Take Sunday morning, for example: Did you wake up early (at 7h00) to watch the Springboks take on Australia, or sleep in? Did you skip church to watch us take on the first team of our caliber in World Cup 2011? Tough choices, like I said. As an aside for Zane Kirchner (who claimed that it was God’s will that he was selected at the last minute and packed off to join the team in ‘Zealand), why doesn’t God get the blame when the Bokke lose? There’s lots of room for amateur philosophy here… Back to the point…Which will you do on Sunday?
The other tough choices we face include this one: Can our rugby commentators, when they’re not flashing their private parts to minors in industrial areas like Randburg and using disgusting racial epithets, still add value to the game when we all think we’re the experts? I suppose many would say the same about Idols judges and singing – not the bit about flashing the privates, but the part about whether we need their commentary at all… Supersport will soon have to swallow their pride and allow a lying, morally corrupt sociopath to present all their shows. Unfortunately most of our politicians already have more lucrative jobs outside of television. Perhaps Sias being a ginger really is the least of their problems…
Another tough choice is whether or not we allow ageing spiritual people of a peaceful bent to spend time with each other in their twilight years without a paranoid emerging superpower becoming prickly and issuing orders to their lap-dog South African counterparts? The obvious answer is yes, what harm can old men in dresses do? Our own government may have bungled this less-than-diplomatic affair and they may have treated the citizens of this country as stupid infants, but shouldn’t our real ire be directed at the Chinese and their super-fragile ego? A word of advice to China: If you want to be thought of as a superpower, getting involved in the guest list of an 80-year-old’s birthday is a strange way to show your strength. All you’ve done is convince me that everything, including your foreign policy, is Fong-Kong.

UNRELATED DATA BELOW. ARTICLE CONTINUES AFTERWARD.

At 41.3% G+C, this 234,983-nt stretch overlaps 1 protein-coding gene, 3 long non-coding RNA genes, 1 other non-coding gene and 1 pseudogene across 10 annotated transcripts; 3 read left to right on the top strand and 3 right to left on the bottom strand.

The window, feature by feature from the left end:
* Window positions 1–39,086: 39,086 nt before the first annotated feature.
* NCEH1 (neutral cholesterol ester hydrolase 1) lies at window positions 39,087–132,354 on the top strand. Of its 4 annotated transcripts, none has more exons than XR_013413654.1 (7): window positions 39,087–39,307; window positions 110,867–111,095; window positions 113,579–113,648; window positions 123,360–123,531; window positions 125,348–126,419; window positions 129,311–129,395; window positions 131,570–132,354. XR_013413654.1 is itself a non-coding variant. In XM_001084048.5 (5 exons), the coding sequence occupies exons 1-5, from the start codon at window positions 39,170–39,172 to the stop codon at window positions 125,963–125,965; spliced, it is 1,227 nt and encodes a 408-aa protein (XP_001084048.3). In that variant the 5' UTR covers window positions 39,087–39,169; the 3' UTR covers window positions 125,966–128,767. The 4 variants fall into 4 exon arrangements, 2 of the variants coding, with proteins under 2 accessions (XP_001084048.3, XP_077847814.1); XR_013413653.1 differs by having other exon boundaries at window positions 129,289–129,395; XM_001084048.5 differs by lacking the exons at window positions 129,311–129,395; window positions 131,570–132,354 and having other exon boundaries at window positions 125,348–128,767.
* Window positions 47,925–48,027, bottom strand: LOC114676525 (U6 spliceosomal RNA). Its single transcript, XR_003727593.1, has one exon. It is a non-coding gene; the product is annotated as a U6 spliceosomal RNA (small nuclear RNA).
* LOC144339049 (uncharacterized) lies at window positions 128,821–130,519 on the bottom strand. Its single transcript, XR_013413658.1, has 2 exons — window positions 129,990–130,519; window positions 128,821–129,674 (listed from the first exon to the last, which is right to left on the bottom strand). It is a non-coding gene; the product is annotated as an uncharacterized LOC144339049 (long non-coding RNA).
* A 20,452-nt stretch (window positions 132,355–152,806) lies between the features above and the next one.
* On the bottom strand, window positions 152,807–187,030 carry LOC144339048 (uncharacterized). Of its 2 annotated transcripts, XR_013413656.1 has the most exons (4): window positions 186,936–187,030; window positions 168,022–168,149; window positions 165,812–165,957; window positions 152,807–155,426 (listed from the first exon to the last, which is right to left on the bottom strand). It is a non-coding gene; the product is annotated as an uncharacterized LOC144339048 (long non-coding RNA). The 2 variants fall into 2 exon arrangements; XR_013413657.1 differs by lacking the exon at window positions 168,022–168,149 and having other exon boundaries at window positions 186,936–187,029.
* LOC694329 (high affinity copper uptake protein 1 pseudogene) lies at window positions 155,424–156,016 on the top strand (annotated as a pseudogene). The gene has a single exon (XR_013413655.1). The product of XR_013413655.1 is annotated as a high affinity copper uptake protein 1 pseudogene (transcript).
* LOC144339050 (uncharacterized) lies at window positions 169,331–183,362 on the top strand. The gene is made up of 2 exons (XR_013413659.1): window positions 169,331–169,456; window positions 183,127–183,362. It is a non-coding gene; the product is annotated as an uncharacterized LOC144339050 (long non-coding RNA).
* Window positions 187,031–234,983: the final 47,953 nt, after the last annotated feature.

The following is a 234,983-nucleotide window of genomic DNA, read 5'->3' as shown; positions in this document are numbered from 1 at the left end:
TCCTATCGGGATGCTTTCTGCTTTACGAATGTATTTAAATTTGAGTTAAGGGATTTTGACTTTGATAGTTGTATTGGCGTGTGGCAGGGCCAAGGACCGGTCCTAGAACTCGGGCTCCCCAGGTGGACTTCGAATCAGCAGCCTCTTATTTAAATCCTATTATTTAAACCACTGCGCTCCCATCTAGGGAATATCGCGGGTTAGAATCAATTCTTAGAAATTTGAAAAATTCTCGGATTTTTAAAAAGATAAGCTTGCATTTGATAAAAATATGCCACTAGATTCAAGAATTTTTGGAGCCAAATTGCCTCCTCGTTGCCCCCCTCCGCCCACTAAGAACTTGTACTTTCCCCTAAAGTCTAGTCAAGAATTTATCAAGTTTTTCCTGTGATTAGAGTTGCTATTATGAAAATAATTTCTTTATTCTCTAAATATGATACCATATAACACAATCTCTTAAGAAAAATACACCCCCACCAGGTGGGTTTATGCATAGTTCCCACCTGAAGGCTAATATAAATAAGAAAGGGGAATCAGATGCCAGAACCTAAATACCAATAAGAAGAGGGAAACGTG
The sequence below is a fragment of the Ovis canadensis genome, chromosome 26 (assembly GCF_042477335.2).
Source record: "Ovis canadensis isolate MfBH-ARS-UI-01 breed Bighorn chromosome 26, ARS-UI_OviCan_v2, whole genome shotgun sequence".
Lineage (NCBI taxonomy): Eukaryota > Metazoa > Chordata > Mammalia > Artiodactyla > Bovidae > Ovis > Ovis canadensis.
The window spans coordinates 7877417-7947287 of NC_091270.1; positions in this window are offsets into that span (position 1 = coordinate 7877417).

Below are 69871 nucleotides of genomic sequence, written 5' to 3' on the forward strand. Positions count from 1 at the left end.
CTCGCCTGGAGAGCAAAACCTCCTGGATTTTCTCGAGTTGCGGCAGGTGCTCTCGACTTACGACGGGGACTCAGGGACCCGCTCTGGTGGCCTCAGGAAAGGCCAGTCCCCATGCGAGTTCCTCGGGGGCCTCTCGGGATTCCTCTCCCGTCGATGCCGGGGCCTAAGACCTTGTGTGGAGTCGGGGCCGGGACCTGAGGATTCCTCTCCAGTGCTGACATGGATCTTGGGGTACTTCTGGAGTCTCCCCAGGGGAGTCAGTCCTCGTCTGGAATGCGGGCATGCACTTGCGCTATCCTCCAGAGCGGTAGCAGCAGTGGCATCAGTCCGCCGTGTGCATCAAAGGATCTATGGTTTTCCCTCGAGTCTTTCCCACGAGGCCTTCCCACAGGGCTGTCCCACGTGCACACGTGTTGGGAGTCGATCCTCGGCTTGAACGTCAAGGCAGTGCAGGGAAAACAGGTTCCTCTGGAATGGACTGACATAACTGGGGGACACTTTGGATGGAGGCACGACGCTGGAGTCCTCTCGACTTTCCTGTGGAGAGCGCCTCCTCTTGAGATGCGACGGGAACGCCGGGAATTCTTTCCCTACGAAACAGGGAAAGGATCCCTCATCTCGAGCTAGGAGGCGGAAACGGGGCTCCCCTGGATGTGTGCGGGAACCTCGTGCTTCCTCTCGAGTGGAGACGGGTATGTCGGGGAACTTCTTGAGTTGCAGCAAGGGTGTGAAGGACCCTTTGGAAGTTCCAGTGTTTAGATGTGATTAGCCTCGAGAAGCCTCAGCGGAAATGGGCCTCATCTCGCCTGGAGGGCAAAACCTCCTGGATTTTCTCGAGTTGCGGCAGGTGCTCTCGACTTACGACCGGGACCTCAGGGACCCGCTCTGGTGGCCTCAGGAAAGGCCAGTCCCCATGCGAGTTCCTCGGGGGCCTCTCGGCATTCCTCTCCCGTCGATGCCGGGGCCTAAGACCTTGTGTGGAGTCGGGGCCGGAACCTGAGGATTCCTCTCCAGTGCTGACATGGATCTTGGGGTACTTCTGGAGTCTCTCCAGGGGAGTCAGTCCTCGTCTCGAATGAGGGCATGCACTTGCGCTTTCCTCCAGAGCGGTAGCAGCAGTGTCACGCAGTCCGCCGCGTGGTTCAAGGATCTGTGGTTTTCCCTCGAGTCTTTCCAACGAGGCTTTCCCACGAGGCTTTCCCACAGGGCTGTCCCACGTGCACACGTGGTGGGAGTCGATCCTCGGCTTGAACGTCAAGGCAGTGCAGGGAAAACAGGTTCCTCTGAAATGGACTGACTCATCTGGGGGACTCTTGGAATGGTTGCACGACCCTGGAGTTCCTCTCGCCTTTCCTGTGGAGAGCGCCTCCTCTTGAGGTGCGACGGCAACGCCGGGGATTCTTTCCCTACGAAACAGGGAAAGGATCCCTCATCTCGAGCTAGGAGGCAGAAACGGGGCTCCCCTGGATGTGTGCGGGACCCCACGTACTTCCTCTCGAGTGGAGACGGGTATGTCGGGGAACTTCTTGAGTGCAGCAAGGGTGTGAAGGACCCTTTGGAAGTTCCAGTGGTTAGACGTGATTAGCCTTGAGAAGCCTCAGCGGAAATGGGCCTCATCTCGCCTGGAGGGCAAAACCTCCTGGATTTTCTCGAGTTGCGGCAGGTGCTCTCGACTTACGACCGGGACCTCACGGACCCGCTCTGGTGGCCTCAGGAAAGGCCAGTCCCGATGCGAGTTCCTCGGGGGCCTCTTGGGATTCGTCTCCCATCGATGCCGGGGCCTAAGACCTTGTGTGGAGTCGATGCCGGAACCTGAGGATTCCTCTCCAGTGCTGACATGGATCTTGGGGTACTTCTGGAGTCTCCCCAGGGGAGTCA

The last big choice we have is whether we can be called anything but a hypocrite when, in the face of a rough disciplinary hearing, and finding ourselves stricken with a terrible flu, we check in to a private hospital instead of a state one, all the while calling for nationalization. Why not the nationalized health-care option for the champion of nationalization? I say we harvest your organs (the useful ones below the neck, that is), and give them to sick people who need them more. I call that nationalization in action. Think about it, Julius, you need to do your bit for the rest of the populace. Share the wealth, share the spleens.
Choices can be tough. Our President stood up for himself this week at a tame New-Age/SABC breakfast and insisted he was in charge. Perhaps he is. Decisions are still pending on the Public Protector’s report on Public Works and the police rental deal; Sicelo Shiceka’s 8-month sick leave and alleged misappropriation of funds and the missing R2,3-billion rand the Public Works department seems to have forgotten in the drawer of a desk. The Dalai Lama never got his visa and Susan Shabangu keeps changing her mind very publicly about nationalization. Someone needs to take the wheel… We wait, Sir, for you to make some tough choices.